The team aspect, which Mr Dembecki admitted had been where Microsoft trailed Lotus, has been strengthened with the Grizzly and Polar developments, which are now relatively anonymous behind-the-scenes components of Exchange and SQL Server.

"Workflow is tough, but even collaboration [is not easy]," said Mr Dembecki. "We could do it, we could build applications to compete with Lotus. Where Lotus could always get a lot of mind share was where it could walk in and say it could install a solution in a week."

The corporate layer covers everything from the intranet to line of business applications. This is where integration is the key word for builders of portal-type applications, particularly between structured data from relational databases and unstructured data from flat files in document management systems. Few vendors have achieved this goal so far.

"We have a bridge to incorporate business intelligence content into our knowledge management, which is a big difference to our unnamed but significant other competitor," Mr Dembecki quipped.

The final part of the Business Internet concept, the external layer, covers e-commerce and other customer-centric activities.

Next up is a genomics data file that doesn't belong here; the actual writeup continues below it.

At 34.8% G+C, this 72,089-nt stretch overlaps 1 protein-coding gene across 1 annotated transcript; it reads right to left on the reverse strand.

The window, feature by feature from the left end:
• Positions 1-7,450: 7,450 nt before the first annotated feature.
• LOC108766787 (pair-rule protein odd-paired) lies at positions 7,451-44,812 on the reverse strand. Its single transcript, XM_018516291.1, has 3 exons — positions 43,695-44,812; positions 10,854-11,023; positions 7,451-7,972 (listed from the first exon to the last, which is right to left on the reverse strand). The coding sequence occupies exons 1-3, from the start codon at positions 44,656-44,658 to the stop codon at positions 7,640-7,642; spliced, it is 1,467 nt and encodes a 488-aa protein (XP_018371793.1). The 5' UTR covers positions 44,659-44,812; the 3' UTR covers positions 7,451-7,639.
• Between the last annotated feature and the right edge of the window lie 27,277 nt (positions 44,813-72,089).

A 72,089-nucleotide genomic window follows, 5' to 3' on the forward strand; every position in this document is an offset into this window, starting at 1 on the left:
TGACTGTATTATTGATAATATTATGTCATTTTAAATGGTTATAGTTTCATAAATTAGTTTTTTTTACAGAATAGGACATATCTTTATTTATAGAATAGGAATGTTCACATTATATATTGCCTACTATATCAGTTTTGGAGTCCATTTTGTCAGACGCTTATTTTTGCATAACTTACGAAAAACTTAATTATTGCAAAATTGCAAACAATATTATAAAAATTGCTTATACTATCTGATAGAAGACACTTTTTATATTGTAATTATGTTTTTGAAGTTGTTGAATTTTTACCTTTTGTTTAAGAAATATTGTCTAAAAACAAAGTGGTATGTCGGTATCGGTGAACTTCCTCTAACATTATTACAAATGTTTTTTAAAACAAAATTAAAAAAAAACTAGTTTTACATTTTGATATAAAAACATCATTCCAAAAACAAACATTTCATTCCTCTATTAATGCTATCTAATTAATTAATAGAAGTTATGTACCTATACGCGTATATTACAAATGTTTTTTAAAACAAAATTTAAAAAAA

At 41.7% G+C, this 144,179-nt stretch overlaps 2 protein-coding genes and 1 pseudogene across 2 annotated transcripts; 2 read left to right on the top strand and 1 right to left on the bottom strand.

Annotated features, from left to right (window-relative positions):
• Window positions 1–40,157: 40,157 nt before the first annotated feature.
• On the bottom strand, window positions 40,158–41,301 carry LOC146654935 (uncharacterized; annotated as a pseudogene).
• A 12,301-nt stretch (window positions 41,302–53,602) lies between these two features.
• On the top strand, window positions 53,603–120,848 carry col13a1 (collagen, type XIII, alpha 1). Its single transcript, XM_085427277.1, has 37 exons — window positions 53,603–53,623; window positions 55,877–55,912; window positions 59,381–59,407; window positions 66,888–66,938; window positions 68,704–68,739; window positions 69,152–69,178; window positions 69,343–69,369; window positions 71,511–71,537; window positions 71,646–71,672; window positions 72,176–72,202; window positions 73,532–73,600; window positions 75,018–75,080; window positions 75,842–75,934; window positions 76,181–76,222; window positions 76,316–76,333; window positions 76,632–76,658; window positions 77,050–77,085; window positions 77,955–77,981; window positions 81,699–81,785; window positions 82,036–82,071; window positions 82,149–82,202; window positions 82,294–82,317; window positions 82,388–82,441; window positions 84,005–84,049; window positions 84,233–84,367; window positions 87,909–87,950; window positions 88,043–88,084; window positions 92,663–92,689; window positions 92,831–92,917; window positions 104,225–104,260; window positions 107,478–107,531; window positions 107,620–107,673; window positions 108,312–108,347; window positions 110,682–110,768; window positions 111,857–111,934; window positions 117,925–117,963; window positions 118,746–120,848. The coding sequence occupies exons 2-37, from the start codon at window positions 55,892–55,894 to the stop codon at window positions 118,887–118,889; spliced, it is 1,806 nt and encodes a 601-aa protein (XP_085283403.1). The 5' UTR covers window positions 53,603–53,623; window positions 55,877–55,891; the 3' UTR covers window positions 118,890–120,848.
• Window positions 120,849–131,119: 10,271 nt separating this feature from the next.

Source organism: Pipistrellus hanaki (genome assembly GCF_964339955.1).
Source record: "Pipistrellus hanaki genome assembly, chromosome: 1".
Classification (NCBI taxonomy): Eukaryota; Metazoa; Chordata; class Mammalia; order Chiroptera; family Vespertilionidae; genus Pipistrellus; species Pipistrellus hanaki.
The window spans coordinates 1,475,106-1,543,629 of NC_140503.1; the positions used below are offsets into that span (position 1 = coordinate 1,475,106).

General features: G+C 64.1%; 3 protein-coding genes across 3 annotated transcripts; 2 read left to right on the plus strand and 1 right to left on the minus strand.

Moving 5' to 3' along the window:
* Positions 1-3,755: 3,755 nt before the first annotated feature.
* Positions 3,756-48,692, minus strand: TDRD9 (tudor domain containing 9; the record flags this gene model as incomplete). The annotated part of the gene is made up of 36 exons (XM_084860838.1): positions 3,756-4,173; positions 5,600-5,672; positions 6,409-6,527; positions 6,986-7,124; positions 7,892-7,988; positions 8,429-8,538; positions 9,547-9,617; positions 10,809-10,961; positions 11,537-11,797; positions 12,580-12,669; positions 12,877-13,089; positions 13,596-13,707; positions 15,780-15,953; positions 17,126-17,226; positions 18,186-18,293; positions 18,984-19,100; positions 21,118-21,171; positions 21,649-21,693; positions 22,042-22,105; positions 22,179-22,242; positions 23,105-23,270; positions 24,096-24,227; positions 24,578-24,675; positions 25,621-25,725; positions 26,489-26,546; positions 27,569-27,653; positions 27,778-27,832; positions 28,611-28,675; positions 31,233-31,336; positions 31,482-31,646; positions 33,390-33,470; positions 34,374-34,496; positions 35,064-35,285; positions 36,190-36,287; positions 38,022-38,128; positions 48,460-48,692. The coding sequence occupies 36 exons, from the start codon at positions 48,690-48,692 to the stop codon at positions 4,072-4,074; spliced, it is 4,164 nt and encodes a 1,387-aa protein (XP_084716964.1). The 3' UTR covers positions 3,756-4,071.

Mr Dembecki said a lot of employees who can now be classified as knowledge workers had to be a lot more flexible and mobile in their workplace, and thus made use of portable technologies like palm top PCs and notebooks.

"If you're talking about somewhere like a call centre, then thin clients are good, but if you're talking about employees with unpredictable work environments, we don't see thin clients solving these people's problems," he said. "These people will still be carrying their own processing power and data stores for a long while yet."

This thinking would particularly extend to members of a mobile sales force. Mr Dembecki stressed that Microsoft had been doing a lot of work in trying to embed Windows in mobile devices, using a cut-down version of the OS called Windows CE, as it realised that Internet technologies like the Wireless Access Protocol (WAP) would change these employees' work habits.

"If mobile phone users are getting their sport and weather from the Internet, pretty soon they are going to think, why can't I get information from my intranet as well?" he said.

In the end, it is too early to tell whether the corporate portal will become as significant to Microsoft as the Web browser was in the 90s. The company has not had an epiphany like the day in 1995 when Bill Gates turned it around to be squarely focussed on the Internet. In the mean time, it is keeping its options open with the digital dashboard, but Mr Dembecki does not see it as being as ubiquitous as, say, the Internet Explorer browser.

"As much as we'd like to see a digital dashboard on every desktop, I'm just not seeing it," he said. "A dashboard delivers real business value, which is something that has traditionally been only for high level managers. The organisation might say, here's a vanilla dashboard, and everyone can have it, but the IT guys will spend a couple of days building a dashboard for the upper level managers."